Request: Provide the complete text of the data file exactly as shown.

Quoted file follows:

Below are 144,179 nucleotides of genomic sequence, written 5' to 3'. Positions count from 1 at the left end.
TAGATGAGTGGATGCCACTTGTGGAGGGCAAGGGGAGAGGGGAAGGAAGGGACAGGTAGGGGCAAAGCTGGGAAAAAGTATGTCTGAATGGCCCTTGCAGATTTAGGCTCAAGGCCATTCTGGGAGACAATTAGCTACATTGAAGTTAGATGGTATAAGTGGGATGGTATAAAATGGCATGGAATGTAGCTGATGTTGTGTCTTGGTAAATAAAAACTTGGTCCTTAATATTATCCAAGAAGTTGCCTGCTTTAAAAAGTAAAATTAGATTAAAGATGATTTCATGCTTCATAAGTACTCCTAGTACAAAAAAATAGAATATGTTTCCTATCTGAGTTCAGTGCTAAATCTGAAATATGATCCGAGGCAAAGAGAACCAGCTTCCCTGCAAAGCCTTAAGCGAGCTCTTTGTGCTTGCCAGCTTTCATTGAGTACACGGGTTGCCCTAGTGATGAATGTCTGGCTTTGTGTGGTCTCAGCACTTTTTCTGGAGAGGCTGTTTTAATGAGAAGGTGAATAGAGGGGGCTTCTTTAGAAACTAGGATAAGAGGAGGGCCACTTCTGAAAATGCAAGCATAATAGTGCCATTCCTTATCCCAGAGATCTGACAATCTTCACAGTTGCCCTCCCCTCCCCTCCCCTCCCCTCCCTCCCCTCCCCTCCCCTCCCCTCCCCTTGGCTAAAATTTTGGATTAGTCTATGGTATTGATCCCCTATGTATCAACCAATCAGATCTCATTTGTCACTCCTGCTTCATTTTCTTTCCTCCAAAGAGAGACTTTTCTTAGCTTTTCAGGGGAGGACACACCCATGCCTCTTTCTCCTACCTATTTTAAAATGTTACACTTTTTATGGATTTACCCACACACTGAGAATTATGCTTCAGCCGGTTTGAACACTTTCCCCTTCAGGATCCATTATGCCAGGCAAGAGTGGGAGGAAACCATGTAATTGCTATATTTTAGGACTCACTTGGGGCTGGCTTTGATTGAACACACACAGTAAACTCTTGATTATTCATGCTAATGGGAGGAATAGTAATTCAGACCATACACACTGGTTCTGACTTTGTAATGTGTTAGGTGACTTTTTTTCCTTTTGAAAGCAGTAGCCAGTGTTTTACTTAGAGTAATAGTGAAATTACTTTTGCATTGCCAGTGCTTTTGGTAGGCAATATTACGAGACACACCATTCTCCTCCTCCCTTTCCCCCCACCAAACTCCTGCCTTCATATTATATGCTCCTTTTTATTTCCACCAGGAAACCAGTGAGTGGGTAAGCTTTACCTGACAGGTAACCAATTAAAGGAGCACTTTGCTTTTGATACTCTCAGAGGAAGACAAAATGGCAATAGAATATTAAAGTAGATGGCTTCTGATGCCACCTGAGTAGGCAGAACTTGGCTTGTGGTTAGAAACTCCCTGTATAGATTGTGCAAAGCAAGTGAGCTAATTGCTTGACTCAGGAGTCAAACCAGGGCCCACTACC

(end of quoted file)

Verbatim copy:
Below are 144,179 nucleotides of genomic sequence, written 5' to 3'. Positions count from 1 at the left end.
TAGATGAGTGGATGCCACTTGTGGAGGGCAAGGGGAGAGGGGAAGGAAGGGACAGGTAGGGGCAAAGCTGGGAAAAAGTATGTCTGAATGGCCCTTGCAGATTTAGGCTCAAGGCCATTCTGGGAGACAATTAGCTACATTGAAGTTAGATGGTATAAGTGGGATGGTATAAAATGGCATGGAATGTAGCTGATGTTGTGTCTTGGTAAATAAAAACTTGGTCCTTAATATTATCCAAGAAGTTGCCTGCTTTAAAAAGTAAAATTAGATTAAAGATGATTTCATGCTTCATAAGTACTCCTAGTACAAAAAAATAGAATATGTTTCCTATCTGAGTTCAGTGCTAAATCTGAAATATGATCCGAGGCAAAGAGAACCAGCTTCCCTGCAAAGCCTTAAGCGAGCTCTTTGTGCTTGCCAGCTTTCATTGAGTACACGGGTTGCCCTAGTGATGAATGTCTGGCTTTGTGTGGTCTCAGCACTTTTTCTGGAGAGGCTGTTTTAATGAGAAGGTGAATAGAGGGGGCTTCTTTAGAAACTAGGATAAGAGGAGGGCCACTTCTGAAAATGCAAGCATAATAGTGCCATTCCTTATCCCAGAGATCTGACAATCTTCACAGTTGCCCTCCCCTCCCCTCCCCTCCCCTCCCTCCCCTCCCCTCCCCTCCCCTCCCCTTGGCTAAAATTTTGGATTAGTCTATGGTATTGATCCCCTATGTATCAACCAATCAGATCTCATTTGTCACTCCTGCTTCATTTTCTTTCCTCCAAAGAGAGACTTTTCTTAGCTTTTCAGGGGAGGACACACCCATGCCTCTTTCTCCTACCTATTTTAAAATGTTACACTTTTTATGGATTTACCCACACACTGAGAATTATGCTTCAGCCGGTTTGAACACTTTCCCCTTCAGGATCCATTATGCCAGGCAAGAGTGGGAGGAAACCATGTAATTGCTATATTTTAGGACTCACTTGGGGCTGGCTTTGATTGAACACACACAGTAAACTCTTGATTATTCATGCTAATGGGAGGAATAGTAATTCAGACCATACACACTGGTTCTGACTTTGTAATGTGTTAGGTGACTTTTTTTCCTTTTGAAAGCAGTAGCCAGTGTTTTACTTAGAGTAATAGTGAAATTACTTTTGCATTGCCAGTGCTTTTGGTAGGCAATATTACGAGACACACCATTCTCCTCCTCCCTTTCCCCCCACCAAACTCCTGCCTTCATATTATATGCTCCTTTTTATTTCCACCAGGAAACCAGTGAGTGGGTAAGCTTTACCTGACAGGTAACCAATTAAAGGAGCACTTTGCTTTTGATACTCTCAGAGGAAGACAAAATGGCAATAGAATATTAAAGTAGATGGCTTCTGATGCCACCTGAGTAGGCAGAACTTGGCTTGTGGTTAGAAACTCCCTGTATAGATTGTGCAAAGCAAGTGAGCTAATTGCTTGACTCAGGAGTCAAACCAGGGCCCACTACC